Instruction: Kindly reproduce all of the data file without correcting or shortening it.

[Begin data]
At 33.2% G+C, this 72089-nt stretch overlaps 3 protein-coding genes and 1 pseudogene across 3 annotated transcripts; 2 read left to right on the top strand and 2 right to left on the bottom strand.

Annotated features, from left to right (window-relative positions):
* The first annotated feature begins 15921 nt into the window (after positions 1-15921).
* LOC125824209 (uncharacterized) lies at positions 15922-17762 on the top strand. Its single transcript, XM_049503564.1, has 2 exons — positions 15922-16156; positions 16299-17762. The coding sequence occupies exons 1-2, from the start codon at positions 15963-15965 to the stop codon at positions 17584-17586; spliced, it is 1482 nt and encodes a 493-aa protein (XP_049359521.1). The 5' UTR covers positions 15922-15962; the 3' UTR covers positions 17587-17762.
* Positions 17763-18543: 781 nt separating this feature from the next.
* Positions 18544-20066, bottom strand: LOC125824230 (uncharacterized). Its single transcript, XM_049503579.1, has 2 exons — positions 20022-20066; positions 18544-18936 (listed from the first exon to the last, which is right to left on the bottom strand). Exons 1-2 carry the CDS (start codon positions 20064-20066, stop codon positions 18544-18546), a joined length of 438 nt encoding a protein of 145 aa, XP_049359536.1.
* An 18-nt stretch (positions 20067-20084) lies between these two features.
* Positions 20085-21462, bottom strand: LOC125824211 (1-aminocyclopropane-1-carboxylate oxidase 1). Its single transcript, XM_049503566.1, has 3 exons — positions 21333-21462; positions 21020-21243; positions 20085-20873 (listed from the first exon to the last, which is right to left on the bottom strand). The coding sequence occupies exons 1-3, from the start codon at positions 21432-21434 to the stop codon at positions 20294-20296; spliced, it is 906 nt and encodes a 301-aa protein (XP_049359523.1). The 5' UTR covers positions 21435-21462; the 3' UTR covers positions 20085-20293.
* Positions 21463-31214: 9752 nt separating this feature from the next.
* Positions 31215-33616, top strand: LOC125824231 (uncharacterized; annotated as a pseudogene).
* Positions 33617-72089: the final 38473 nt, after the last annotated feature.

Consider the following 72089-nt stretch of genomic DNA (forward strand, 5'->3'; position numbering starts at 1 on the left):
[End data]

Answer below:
At 33.2% G+C, this 72089-nt stretch overlaps 3 protein-coding genes and 1 pseudogene across 3 annotated transcripts; 2 read left to right on the top strand and 2 right to left on the bottom strand.

Annotated features, from left to right (window-relative positions):
* The first annotated feature begins 15921 nt into the window (after positions 1-15921).
* LOC125824209 (uncharacterized) lies at positions 15922-17762 on the top strand. Its single transcript, XM_049503564.1, has 2 exons — positions 15922-16156; positions 16299-17762. The coding sequence occupies exons 1-2, from the start codon at positions 15963-15965 to the stop codon at positions 17584-17586; spliced, it is 1482 nt and encodes a 493-aa protein (XP_049359521.1). The 5' UTR covers positions 15922-15962; the 3' UTR covers positions 17587-17762.
* Positions 17763-18543: 781 nt separating this feature from the next.
* Positions 18544-20066, bottom strand: LOC125824230 (uncharacterized). Its single transcript, XM_049503579.1, has 2 exons — positions 20022-20066; positions 18544-18936 (listed from the first exon to the last, which is right to left on the bottom strand). Exons 1-2 carry the CDS (start codon positions 20064-20066, stop codon positions 18544-18546), a joined length of 438 nt encoding a protein of 145 aa, XP_049359536.1.
* An 18-nt stretch (positions 20067-20084) lies between these two features.
* Positions 20085-21462, bottom strand: LOC125824211 (1-aminocyclopropane-1-carboxylate oxidase 1). Its single transcript, XM_049503566.1, has 3 exons — positions 21333-21462; positions 21020-21243; positions 20085-20873 (listed from the first exon to the last, which is right to left on the bottom strand). The coding sequence occupies exons 1-3, from the start codon at positions 21432-21434 to the stop codon at positions 20294-20296; spliced, it is 906 nt and encodes a 301-aa protein (XP_049359523.1). The 5' UTR covers positions 21435-21462; the 3' UTR covers positions 20085-20293.
* Positions 21463-31214: 9752 nt separating this feature from the next.
* Positions 31215-33616, top strand: LOC125824231 (uncharacterized; annotated as a pseudogene).
* Positions 33617-72089: the final 38473 nt, after the last annotated feature.

Consider the following 72089-nt stretch of genomic DNA (forward strand, 5'->3'; position numbering starts at 1 on the left):